That will frustrate their attempts. If they ask for your number, say that you do not have a phone and are calling from a public phone. Never ever use a friend, ex spouse or family member's phone to call these people either.
Also make sure that if you are changing phone providers, it might not be enough to make the new number an unpublished one, as online directories will sometimes fly under the radar and list your new phone regardless.
I know of cases where this has happened; the client is charged by the phone company $5 a month for an unlisted number and then some other company's directory lists the number anyway!
If you are going to insist on getting a landline phone, use a different name. If your name is, say, "John Edward Smith", tell the new phone company that your name is "Ed Smith" or "John Edward".
This trick works most of the time. The first example is likely the best, because if anyone questions it, just say that you have always used your middle name as your first name. Who is to know otherwise?
You can use any one of a number of Online VoIP Internet phone services. These are very cost efficient options. Another option is to use a combination of Google Hangouts and Skype.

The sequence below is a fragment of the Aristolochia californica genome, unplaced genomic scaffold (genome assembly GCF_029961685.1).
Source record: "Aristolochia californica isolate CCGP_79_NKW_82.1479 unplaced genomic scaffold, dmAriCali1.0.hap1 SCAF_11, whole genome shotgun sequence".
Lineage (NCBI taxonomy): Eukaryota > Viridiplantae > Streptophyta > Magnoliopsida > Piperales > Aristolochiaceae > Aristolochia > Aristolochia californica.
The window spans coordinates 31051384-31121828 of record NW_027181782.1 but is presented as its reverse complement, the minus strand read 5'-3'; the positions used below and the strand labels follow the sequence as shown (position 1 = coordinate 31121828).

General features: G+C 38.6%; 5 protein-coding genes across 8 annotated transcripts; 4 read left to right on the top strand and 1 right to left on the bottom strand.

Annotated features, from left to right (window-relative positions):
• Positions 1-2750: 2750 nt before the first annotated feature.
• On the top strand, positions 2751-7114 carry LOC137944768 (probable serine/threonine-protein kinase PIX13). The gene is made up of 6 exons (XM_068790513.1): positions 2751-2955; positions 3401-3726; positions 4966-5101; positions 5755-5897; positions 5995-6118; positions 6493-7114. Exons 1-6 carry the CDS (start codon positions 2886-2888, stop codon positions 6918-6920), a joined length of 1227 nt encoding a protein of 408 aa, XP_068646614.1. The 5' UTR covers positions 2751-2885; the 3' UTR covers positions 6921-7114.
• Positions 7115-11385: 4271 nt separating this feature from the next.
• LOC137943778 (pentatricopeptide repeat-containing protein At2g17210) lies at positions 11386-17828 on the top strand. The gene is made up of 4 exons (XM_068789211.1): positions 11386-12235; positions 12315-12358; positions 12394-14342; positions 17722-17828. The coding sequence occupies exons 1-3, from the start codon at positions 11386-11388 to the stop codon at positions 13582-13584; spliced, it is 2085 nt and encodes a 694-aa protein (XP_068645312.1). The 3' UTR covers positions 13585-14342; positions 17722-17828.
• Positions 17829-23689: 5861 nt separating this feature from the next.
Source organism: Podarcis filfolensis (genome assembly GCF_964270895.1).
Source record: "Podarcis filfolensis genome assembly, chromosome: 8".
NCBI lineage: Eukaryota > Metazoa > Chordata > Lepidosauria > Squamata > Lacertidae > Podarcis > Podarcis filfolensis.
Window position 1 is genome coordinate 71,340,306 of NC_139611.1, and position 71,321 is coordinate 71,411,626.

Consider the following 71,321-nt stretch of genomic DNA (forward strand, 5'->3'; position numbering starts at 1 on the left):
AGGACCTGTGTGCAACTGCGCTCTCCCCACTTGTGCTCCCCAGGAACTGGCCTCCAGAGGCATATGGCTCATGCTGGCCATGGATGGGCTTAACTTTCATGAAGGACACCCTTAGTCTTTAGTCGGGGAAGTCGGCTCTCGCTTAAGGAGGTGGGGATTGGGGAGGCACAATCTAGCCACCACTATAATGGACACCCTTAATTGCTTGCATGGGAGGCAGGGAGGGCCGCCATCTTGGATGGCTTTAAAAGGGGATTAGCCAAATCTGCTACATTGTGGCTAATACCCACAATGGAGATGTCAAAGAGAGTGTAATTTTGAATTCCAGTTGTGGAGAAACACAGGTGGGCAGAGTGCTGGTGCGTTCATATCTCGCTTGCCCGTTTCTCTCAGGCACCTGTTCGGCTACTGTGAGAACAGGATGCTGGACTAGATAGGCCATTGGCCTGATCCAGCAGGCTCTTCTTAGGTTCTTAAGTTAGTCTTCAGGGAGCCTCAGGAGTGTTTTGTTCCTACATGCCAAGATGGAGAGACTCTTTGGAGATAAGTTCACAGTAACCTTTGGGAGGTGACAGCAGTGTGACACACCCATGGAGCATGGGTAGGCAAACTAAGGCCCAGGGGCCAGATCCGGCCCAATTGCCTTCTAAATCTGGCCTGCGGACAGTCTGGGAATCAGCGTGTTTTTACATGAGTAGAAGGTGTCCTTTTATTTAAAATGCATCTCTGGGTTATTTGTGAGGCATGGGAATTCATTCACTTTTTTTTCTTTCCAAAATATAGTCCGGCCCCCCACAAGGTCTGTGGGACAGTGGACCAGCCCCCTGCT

In either case, find an alternate way of paying for it, other than any form of payment that can leave a paper trail back to you.
If they have a hunch where you live, they can use a reverse directory to cross-reference your neighbors and grill them if they know you. Also, it goes without saying, be very careful of who you give the number to. Many companies, like utilities, retailers and credit card companies sell your data!
What Happens When Debt Collectors Call?
One reader from Canada advised me that what happened to her is that the bill collection people were actually spoofing the number on the call display. She had owed money on her Visa card which went into collections.
After ignoring the collection's calls or hanging up on them, they tried a new tactic - making the number on the call display show up as "Bell Canada - 1-877-866-8880" - the main phone and Internet provider in Canada. The bill collector's were betting that there is a high chance that she actually used that provider for telecom services, since there are only three big telecoms in Canada (Bell, Rogers and Telus).
Sneaky or what? Be very careful and always mindful of the lows these people will go to to find you!
Stop Harassing Calls From Debt Collectors
As mentioned, it is no common for bill collectors to spoof their numbers to trick you into answering the phone. If you have an Android cell phone, there is an app called Call Control to block them. This app can block any last number that called you, whole area codes (like 800 numbers) and anonymous.